KK Social Network!

On Justin Timberlake: Appropriation and Sacrificing Black Artists

Last night I watched the game, but I didn’t watch The Game.

For what it’s worth, I did not renege on my promise to boycott the NFL. That really doesn’t mean much because football isn’t important to me but big days in media are, and the Super Bowl is the biggest. I had already agreed write this piece so I had to find a way to maintain my boycott and still watch the commercials and halftime show. I had to find a way to have it both ways.

And that’s what the halftime show was really all about this year. Having it both ways. Presenting yourself as standing for one thing but in reality being on something else entirely.

Black folk who watched last night’s spectacle watched with low expectations and baited breath. Last year we endured the loose metaphor of racial politics in America when so-called Patriots snatched away all the victory and progress from America’s Blackest Team; and this year the halftime show was set to be a middle finger to all of us who know that Black women will be the scapegoats for the malfeasance of white men whenever possible.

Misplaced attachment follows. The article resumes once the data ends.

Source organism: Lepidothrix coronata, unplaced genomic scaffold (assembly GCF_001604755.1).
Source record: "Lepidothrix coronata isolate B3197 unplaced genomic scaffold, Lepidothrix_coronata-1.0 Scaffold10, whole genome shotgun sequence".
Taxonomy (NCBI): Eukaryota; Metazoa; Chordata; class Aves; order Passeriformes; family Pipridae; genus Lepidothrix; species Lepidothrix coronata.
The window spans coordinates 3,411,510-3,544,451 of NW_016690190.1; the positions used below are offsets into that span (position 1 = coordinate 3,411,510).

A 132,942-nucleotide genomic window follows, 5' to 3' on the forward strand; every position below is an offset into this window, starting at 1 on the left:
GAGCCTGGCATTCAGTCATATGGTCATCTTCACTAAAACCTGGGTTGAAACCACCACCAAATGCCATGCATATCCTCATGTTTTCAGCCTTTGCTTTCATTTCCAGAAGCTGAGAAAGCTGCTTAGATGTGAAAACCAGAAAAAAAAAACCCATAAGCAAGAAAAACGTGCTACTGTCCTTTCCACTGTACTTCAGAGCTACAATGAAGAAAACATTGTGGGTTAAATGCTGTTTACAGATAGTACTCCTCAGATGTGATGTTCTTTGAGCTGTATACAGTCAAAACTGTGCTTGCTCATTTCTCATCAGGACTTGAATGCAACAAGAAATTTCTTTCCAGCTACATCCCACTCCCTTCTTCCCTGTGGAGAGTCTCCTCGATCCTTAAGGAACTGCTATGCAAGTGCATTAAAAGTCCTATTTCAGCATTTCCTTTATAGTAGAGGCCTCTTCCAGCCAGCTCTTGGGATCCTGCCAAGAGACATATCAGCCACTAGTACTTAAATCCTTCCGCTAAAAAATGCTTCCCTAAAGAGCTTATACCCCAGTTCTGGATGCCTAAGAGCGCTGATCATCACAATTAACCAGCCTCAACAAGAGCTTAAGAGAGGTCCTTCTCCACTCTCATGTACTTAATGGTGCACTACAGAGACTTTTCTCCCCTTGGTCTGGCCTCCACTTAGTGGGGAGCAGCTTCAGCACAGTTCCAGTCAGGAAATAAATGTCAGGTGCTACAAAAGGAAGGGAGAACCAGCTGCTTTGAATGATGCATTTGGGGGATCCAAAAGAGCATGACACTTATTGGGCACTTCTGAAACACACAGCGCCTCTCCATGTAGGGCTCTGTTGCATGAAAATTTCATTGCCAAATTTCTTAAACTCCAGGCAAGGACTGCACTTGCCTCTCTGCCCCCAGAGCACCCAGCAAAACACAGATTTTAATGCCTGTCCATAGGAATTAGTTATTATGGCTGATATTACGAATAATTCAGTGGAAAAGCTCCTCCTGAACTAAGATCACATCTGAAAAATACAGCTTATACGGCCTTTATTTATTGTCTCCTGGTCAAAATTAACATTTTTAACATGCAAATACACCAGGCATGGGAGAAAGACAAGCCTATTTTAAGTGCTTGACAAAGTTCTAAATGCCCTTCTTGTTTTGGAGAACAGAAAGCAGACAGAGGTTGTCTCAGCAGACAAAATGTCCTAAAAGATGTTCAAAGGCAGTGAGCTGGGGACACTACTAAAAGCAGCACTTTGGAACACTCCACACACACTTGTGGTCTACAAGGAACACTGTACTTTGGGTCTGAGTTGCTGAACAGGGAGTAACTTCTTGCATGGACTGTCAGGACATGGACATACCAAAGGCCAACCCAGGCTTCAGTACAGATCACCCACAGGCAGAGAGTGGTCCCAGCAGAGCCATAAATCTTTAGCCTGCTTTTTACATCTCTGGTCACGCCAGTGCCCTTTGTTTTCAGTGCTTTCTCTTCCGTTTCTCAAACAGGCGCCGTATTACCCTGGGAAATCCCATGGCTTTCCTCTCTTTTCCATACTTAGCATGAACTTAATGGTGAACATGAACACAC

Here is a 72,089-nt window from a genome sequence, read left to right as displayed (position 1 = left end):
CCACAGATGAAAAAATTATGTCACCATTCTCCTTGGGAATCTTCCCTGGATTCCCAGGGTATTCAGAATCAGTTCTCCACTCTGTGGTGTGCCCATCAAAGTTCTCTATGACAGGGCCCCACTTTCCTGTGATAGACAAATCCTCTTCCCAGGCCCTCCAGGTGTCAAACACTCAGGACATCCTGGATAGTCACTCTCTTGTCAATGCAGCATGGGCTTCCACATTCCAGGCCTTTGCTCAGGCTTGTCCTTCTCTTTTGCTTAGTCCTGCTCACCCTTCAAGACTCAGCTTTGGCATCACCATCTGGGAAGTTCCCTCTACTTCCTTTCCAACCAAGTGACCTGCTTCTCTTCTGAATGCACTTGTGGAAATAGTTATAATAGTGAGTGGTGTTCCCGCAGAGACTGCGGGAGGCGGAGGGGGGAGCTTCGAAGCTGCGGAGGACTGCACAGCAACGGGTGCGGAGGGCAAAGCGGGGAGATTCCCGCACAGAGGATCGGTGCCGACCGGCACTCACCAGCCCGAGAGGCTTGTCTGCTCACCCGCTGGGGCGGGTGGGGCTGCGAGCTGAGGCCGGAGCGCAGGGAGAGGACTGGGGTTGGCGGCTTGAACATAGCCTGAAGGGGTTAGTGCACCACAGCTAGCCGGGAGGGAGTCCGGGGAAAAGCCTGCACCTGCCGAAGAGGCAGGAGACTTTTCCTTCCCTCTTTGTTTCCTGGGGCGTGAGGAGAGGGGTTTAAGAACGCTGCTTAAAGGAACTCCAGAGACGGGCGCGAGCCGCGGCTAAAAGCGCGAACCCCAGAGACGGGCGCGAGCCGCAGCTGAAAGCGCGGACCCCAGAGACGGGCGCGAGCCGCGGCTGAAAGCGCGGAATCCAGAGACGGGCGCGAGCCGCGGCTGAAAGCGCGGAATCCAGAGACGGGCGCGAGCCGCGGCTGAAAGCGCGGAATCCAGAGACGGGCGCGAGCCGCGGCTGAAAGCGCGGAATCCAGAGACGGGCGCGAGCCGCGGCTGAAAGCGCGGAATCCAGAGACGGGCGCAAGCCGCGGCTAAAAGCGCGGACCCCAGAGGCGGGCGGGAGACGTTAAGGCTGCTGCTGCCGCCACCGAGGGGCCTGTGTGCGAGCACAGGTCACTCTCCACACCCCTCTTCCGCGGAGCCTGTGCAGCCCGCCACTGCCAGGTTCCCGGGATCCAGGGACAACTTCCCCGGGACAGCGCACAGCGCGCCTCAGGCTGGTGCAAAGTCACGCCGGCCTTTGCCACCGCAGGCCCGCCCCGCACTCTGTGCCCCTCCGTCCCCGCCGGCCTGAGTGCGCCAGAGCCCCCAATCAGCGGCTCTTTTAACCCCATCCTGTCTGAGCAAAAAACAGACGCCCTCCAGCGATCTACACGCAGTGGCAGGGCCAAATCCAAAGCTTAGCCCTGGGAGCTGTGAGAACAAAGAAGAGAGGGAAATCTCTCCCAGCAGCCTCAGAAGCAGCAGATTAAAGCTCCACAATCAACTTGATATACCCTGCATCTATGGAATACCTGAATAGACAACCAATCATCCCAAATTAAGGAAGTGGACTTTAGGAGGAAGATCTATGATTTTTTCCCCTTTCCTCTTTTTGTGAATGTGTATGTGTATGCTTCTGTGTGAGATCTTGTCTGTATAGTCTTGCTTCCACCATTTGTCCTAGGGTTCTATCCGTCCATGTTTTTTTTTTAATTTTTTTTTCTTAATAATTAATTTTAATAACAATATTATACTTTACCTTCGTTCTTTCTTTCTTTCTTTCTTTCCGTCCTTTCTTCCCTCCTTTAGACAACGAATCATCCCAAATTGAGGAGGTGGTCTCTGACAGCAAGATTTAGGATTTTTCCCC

In the event you just got the internet today and don’t know the history, here’s the TL;DR: nearly 15 years ago Justin Timberlake showed the world Janet Jackson’s titty –while singing about how he was going to do it – and acted like didn’t. She got in trouble – he didn’t.

“Nipplegate” literally changed the world. Laws and codes were written as a result, millions of dollars were paid in fines, and delays on live broadcasts went into effect overnight. It is THE REASON YouTube exists.  Janet Jackson was swiftly and eternally banned from performing at the Super Bowl and the  halftime shows became lukewarm affairs until Prince set it off again 2007.

Justin Timberlake has gone through many wardrobe changes in the 14 years since he caused the malfunction– he’s changed from baggy sweats, to suits and ties and now he’s in his flannel and bandana – “return to my roots,” phase.

You see, 2018 Justin would have you believe that he’s a lovable, rugged, good ole’ country boy. He’s pulled an Everlast (House of Pain), a Miley Cyrus, if you will. After two decades of siphoning premium fuel from the tanks of Black culture he’s going full ethanol. 2018 Timberlake is corn-fed.

And this move to reset and bleach his identity is overdue, because while he’s gotten everything he has from Black culture – he’s been biting our style since he rocked cornrows and S-curls – we haven’t been fucking with Justin for a while and he’s been pretty audibly hurt by it (cue “Cry Me A River”).